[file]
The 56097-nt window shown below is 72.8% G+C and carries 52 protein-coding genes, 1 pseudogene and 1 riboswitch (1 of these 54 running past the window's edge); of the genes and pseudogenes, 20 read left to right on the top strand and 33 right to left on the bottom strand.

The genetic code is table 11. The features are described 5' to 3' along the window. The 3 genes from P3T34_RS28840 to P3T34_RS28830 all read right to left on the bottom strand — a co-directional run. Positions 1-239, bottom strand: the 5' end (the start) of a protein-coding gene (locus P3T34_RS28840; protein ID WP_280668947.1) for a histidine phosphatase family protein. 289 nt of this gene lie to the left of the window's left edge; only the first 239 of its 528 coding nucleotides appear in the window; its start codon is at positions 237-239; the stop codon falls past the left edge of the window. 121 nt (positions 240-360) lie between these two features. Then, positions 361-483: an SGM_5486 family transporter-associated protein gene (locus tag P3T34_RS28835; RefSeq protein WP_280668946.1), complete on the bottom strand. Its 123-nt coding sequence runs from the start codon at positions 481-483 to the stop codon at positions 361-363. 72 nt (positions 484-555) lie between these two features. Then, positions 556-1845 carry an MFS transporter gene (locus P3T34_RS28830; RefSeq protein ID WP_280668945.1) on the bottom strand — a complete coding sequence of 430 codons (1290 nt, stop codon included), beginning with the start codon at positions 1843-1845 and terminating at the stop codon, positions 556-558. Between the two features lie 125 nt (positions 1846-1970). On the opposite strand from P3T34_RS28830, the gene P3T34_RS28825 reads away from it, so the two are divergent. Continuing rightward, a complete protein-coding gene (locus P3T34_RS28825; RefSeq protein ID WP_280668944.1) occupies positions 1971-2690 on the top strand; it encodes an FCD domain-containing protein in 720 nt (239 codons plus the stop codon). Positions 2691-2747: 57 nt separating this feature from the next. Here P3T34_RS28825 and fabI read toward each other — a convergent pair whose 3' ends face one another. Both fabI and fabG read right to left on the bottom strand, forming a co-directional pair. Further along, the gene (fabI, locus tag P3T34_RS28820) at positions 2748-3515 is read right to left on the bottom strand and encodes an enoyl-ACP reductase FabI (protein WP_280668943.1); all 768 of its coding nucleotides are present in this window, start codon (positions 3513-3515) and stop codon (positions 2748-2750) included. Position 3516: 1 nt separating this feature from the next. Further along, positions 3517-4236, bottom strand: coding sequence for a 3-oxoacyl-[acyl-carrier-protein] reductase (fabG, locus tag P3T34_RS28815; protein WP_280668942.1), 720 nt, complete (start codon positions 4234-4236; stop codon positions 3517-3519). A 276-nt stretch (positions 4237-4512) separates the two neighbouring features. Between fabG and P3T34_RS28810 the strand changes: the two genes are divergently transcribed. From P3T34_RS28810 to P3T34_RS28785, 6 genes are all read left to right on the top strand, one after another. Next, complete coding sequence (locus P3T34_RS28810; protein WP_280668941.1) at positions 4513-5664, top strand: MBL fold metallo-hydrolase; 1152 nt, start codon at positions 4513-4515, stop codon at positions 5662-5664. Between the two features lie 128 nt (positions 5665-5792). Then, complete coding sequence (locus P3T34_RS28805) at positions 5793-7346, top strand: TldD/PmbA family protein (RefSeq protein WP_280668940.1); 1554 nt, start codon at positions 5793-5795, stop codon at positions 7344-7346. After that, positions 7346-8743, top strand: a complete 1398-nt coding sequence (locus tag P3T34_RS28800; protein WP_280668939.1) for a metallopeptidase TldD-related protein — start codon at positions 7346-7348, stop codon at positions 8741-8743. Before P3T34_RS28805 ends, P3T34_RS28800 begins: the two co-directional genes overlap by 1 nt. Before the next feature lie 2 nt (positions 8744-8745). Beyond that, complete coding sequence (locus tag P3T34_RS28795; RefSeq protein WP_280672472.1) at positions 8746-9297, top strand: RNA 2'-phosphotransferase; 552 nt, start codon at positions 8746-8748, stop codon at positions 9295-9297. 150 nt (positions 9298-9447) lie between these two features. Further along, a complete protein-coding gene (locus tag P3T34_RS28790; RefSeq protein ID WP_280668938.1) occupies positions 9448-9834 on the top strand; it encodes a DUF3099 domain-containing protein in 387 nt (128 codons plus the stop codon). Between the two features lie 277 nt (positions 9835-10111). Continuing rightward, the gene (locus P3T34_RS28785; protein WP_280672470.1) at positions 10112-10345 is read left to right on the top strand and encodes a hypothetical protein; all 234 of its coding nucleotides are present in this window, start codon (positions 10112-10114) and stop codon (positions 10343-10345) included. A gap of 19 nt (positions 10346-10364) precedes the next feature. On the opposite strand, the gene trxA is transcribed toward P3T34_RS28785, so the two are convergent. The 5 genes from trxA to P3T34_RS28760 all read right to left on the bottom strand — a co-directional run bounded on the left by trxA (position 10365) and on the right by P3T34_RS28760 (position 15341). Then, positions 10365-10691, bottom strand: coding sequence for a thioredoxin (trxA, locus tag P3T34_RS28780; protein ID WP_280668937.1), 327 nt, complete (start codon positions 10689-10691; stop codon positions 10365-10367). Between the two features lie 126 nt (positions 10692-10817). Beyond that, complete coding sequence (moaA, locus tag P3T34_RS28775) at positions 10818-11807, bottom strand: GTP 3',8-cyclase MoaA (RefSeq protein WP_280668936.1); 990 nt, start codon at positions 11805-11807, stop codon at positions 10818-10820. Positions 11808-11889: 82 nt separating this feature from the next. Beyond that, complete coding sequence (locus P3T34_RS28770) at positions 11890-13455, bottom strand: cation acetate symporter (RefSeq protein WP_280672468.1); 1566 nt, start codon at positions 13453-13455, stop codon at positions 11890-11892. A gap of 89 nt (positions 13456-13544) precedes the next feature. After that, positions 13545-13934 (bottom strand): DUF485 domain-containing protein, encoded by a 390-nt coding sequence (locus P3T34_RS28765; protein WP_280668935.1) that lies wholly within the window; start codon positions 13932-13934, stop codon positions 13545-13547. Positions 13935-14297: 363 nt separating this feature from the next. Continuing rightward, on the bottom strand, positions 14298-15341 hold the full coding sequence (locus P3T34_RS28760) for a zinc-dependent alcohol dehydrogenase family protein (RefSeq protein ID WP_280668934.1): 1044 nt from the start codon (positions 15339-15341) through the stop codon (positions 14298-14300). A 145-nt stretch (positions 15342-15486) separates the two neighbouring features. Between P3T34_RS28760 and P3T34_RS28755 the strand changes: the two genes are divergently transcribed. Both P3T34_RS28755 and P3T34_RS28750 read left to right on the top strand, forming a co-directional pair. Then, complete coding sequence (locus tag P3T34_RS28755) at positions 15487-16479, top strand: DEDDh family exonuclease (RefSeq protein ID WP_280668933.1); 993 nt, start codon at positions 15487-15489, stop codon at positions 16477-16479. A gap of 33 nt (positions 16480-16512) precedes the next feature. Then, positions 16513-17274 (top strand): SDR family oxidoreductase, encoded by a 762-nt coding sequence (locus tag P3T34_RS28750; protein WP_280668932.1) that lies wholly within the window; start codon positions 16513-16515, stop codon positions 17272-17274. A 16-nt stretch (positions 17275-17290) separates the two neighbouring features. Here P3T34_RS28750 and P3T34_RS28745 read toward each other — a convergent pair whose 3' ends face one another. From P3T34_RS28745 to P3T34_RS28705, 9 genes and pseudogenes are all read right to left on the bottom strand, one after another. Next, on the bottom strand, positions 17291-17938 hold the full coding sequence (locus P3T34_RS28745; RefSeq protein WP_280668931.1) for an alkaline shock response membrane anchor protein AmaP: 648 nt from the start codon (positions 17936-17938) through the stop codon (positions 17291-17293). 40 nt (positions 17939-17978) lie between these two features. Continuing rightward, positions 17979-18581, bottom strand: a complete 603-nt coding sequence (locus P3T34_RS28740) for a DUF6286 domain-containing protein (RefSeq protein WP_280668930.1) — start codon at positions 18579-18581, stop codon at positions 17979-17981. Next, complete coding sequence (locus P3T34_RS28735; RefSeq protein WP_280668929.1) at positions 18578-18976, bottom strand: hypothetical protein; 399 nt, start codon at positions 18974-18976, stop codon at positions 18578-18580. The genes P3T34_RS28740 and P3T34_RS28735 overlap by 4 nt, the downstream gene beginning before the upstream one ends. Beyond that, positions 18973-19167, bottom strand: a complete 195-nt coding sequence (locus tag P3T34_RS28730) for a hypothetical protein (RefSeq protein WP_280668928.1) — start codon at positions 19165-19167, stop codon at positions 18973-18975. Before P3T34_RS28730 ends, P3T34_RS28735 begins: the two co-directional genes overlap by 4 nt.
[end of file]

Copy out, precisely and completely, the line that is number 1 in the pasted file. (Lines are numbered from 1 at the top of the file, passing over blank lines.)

The 56097-nt window shown below is 72.8% G+C and carries 52 protein-coding genes, 1 pseudogene and 1 riboswitch (1 of these 54 running past the window's edge); of the genes and pseudogenes, 20 read left to right on the top strand and 33 right to left on the bottom strand.